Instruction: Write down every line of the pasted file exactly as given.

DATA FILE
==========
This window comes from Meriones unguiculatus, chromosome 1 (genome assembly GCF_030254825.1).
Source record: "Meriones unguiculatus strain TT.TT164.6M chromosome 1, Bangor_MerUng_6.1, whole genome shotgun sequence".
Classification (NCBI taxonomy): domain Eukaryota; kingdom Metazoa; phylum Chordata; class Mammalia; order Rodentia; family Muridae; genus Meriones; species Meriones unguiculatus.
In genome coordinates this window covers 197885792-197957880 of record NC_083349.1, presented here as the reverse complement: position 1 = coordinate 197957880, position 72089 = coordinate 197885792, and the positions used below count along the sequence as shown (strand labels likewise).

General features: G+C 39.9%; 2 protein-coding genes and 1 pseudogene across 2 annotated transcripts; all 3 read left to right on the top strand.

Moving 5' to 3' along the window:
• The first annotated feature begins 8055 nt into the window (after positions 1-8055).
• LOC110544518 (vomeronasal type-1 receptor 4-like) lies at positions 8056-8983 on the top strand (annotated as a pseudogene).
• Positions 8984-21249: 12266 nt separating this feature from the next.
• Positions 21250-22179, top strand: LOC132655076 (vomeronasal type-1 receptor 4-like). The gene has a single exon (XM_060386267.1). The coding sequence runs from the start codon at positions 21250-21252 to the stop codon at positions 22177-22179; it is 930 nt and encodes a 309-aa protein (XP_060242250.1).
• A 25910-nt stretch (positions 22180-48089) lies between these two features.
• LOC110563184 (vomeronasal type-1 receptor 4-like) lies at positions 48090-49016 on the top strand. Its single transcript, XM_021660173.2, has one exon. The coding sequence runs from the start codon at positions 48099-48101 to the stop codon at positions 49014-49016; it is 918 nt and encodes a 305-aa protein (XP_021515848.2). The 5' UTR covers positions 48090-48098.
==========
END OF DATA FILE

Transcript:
This window comes from Meriones unguiculatus, chromosome 1 (genome assembly GCF_030254825.1).
Source record: "Meriones unguiculatus strain TT.TT164.6M chromosome 1, Bangor_MerUng_6.1, whole genome shotgun sequence".
Classification (NCBI taxonomy): domain Eukaryota; kingdom Metazoa; phylum Chordata; class Mammalia; order Rodentia; family Muridae; genus Meriones; species Meriones unguiculatus.
In genome coordinates this window covers 197885792-197957880 of record NC_083349.1, presented here as the reverse complement: position 1 = coordinate 197957880, position 72089 = coordinate 197885792, and the positions used below count along the sequence as shown (strand labels likewise).

General features: G+C 39.9%; 2 protein-coding genes and 1 pseudogene across 2 annotated transcripts; all 3 read left to right on the top strand.

Moving 5' to 3' along the window:
• The first annotated feature begins 8055 nt into the window (after positions 1-8055).
• LOC110544518 (vomeronasal type-1 receptor 4-like) lies at positions 8056-8983 on the top strand (annotated as a pseudogene).
• Positions 8984-21249: 12266 nt separating this feature from the next.
• Positions 21250-22179, top strand: LOC132655076 (vomeronasal type-1 receptor 4-like). The gene has a single exon (XM_060386267.1). The coding sequence runs from the start codon at positions 21250-21252 to the stop codon at positions 22177-22179; it is 930 nt and encodes a 309-aa protein (XP_060242250.1).
• A 25910-nt stretch (positions 22180-48089) lies between these two features.
• LOC110563184 (vomeronasal type-1 receptor 4-like) lies at positions 48090-49016 on the top strand. Its single transcript, XM_021660173.2, has one exon. The coding sequence runs from the start codon at positions 48099-48101 to the stop codon at positions 49014-49016; it is 918 nt and encodes a 305-aa protein (XP_021515848.2). The 5' UTR covers positions 48090-48098.